A court in Russia bans Telegram one week after the nation’s communication watchdog sued to limit access to the messaging app. The ban is expected to go into effect immediately.
Russia bans Telegram after official warning
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Reuters reports that Roskomnadzor, the Russian government’s communication watchdog, has repeatedly ordered Telegram to provide decryption keys to the Russian counterintelligence agency FSB. This would grant counterintelligence officials access to the messages sent through the service. However, the company has refused to let state authorities view users’ messages, so Roskomnadzor sued to limit access to its messaging app.
The FSB has said that it must be able to see some of the messages sent through Telegram in order to prevent terrorist attacks, but the company defends its refusal to comply by saying that it respects the privacy of its users. As a result, according to TASS news agency, a Moscow court granted the communication watchdog’s request to block access to the messaging app. The judge ordered that Russia be blocked immediately until Telegram provides keys to the FSB so it can decrypt users’ messages.
FSB faces off with Telegram
Telegram has over 200 million users around the globe and is the ninth most popular messaging app on mobile devices, according to Reuters. All messages sent through the app are encrypted so that only the sender and recipient are able to see them. The FSB said last year that international terrorist groups operating in Russia have been using Telegram because its encryption enables them to communicate in secrecy.
A court in Moscow fined the company over its repeated refusal to supply keys to the FSB in October. Telegram fired back in December by bringing a case before the Russian Supreme Court in an attempt to invalidate the order to supply the keys, which the company argued that the security agency does not have the authority to demand.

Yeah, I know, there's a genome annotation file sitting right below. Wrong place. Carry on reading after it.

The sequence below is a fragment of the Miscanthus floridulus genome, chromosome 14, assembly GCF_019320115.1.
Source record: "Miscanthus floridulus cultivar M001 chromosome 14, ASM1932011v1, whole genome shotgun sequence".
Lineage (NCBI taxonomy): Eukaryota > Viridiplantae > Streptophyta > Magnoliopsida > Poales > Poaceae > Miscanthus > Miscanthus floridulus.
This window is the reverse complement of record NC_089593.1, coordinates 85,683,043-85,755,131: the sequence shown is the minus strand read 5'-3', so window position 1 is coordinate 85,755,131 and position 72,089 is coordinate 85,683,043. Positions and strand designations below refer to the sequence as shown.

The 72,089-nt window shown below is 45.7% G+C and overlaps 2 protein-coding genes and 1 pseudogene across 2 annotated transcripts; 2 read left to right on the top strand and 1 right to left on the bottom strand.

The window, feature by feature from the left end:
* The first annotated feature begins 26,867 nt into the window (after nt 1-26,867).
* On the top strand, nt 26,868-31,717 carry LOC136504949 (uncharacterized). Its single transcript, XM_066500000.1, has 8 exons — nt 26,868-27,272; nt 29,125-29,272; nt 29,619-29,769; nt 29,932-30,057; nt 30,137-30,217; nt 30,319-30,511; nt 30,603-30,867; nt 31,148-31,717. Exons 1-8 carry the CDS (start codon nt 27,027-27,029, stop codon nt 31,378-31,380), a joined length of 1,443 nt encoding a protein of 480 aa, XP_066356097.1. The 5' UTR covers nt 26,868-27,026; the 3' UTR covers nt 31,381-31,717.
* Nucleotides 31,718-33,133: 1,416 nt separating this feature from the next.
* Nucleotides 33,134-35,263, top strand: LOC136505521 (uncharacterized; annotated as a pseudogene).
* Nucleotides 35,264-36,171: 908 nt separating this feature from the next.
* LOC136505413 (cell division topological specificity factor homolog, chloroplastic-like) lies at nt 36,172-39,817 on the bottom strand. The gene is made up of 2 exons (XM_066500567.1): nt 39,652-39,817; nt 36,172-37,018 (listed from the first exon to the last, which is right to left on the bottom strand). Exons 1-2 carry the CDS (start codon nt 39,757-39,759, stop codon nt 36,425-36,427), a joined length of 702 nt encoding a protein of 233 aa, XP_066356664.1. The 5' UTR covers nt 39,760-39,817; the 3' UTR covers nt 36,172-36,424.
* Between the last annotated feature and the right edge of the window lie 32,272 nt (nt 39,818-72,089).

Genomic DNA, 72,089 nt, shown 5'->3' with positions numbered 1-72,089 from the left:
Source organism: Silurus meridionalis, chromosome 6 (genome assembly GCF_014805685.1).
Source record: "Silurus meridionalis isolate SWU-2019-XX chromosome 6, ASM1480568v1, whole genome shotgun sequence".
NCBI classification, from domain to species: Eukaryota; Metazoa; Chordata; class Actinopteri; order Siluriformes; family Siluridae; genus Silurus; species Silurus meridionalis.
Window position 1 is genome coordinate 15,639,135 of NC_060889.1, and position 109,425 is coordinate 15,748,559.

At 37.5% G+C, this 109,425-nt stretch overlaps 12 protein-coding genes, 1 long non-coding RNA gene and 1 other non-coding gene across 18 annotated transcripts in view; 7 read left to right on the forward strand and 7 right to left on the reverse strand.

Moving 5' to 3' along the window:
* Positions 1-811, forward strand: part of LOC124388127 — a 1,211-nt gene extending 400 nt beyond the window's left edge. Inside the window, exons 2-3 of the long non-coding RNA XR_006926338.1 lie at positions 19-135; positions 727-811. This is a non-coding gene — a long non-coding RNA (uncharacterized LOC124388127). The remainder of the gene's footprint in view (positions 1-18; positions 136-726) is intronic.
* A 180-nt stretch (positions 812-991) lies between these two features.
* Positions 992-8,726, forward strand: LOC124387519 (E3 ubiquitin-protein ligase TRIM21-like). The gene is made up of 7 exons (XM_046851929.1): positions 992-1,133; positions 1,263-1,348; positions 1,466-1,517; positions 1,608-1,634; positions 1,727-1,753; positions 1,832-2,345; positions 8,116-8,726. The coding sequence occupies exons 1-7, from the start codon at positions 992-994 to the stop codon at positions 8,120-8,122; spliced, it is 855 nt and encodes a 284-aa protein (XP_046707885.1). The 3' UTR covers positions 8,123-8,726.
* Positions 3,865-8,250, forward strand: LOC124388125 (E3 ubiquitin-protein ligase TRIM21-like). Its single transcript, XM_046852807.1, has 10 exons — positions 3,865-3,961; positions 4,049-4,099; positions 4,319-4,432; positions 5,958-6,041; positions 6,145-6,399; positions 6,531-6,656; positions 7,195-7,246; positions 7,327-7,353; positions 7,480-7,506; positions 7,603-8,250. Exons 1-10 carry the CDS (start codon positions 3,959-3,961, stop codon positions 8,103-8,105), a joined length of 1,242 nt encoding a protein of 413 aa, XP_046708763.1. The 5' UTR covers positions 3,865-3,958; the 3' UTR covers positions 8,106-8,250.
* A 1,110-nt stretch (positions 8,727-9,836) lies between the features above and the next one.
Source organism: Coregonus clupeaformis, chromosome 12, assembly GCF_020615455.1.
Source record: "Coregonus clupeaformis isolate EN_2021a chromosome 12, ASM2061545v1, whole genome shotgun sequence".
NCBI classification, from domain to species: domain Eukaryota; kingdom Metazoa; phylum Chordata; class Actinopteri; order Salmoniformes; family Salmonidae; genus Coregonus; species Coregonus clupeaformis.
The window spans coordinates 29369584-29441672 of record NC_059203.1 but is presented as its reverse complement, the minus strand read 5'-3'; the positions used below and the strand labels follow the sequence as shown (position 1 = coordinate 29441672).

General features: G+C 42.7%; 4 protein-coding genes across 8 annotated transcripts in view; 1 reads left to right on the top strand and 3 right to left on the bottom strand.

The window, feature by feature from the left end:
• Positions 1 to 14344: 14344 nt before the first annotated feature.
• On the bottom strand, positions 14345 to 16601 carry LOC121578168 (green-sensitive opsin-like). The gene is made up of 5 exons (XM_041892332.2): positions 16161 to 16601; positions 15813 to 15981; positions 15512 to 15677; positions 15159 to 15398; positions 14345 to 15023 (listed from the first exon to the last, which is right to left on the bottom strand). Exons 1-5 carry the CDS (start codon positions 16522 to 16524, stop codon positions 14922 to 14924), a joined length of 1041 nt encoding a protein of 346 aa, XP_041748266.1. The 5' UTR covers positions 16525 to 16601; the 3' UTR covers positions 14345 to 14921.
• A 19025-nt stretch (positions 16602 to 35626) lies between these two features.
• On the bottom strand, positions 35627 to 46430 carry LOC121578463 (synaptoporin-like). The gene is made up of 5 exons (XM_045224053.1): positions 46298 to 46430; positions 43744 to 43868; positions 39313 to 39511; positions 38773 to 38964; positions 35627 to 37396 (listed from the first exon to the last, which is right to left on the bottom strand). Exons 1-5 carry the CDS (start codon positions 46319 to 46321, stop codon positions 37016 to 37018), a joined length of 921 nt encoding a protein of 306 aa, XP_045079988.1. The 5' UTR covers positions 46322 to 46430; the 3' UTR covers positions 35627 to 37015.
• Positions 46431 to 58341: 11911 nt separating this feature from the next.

Telegram’s founder and chief executive said they plan on using their own built-in systems to get around the ban for the app’s users. However, he advised that users also use a virtual private network when using the app because he couldn’t guarantee total access without it. VPNs allow users to circumvent geographic restrictions.
Russia bans Telegram even though its officials are using it
Reuters added a very interesting angle to this news. It seems that officials working in the Kremlin in Moscow also use the messaging app, often to trade messages with journalists and set up conference calls with a spokesman for President Vladimir Putin. However, Russia bans Telegram even though its officials use it regularly. A spokesman for the Kremlin told journalists today on a call that had been set up via Telegram that they will be switching to another service for their messaging needs.
Unofficially though, it sounds like Russian officials plan to continue using the messaging app even though Russia has banned it. When Reuters asked an unnamed government official how they would work without being able to use Telegram, the person responded with a screenshot from his mobile device showing a VPN app that was open. According to Interfax, the nation’s own deputy communications minister doesn’t even expect Telegram users to be affected much by the ban, as he believes VPNs and other methods of getting around it will enable them to keep using it.